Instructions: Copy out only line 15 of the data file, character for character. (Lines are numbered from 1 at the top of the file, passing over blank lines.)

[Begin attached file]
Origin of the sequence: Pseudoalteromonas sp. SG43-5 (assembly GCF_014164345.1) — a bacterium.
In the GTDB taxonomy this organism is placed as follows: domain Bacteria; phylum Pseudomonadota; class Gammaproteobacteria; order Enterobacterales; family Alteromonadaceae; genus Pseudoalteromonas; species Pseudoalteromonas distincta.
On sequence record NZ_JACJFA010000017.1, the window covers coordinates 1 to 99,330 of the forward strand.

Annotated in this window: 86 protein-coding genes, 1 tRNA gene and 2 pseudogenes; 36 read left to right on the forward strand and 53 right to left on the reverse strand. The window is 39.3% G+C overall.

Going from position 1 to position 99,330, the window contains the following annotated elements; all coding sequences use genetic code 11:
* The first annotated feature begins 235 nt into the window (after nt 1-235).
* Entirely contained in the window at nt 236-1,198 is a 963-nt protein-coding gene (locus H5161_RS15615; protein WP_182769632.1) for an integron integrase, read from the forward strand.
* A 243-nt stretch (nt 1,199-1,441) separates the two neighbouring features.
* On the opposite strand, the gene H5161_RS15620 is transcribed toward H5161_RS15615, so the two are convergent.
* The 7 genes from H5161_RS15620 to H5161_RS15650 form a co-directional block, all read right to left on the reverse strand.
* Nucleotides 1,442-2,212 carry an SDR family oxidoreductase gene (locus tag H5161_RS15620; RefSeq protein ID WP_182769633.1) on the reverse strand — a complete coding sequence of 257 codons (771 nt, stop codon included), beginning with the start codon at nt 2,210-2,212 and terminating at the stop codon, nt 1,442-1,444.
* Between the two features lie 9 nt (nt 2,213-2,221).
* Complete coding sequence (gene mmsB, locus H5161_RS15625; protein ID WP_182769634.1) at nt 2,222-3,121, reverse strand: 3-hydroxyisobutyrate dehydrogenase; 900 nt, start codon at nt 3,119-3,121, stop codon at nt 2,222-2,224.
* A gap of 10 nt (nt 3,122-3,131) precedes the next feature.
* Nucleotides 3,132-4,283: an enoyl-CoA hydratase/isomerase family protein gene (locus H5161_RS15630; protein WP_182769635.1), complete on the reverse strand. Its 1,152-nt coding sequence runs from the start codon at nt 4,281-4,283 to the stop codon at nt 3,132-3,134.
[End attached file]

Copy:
* Nucleotides 3,132-4,283: an enoyl-CoA hydratase/isomerase family protein gene (locus H5161_RS15630; protein WP_182769635.1), complete on the reverse strand. Its 1,152-nt coding sequence runs from the start codon at nt 4,281-4,283 to the stop codon at nt 3,132-3,134.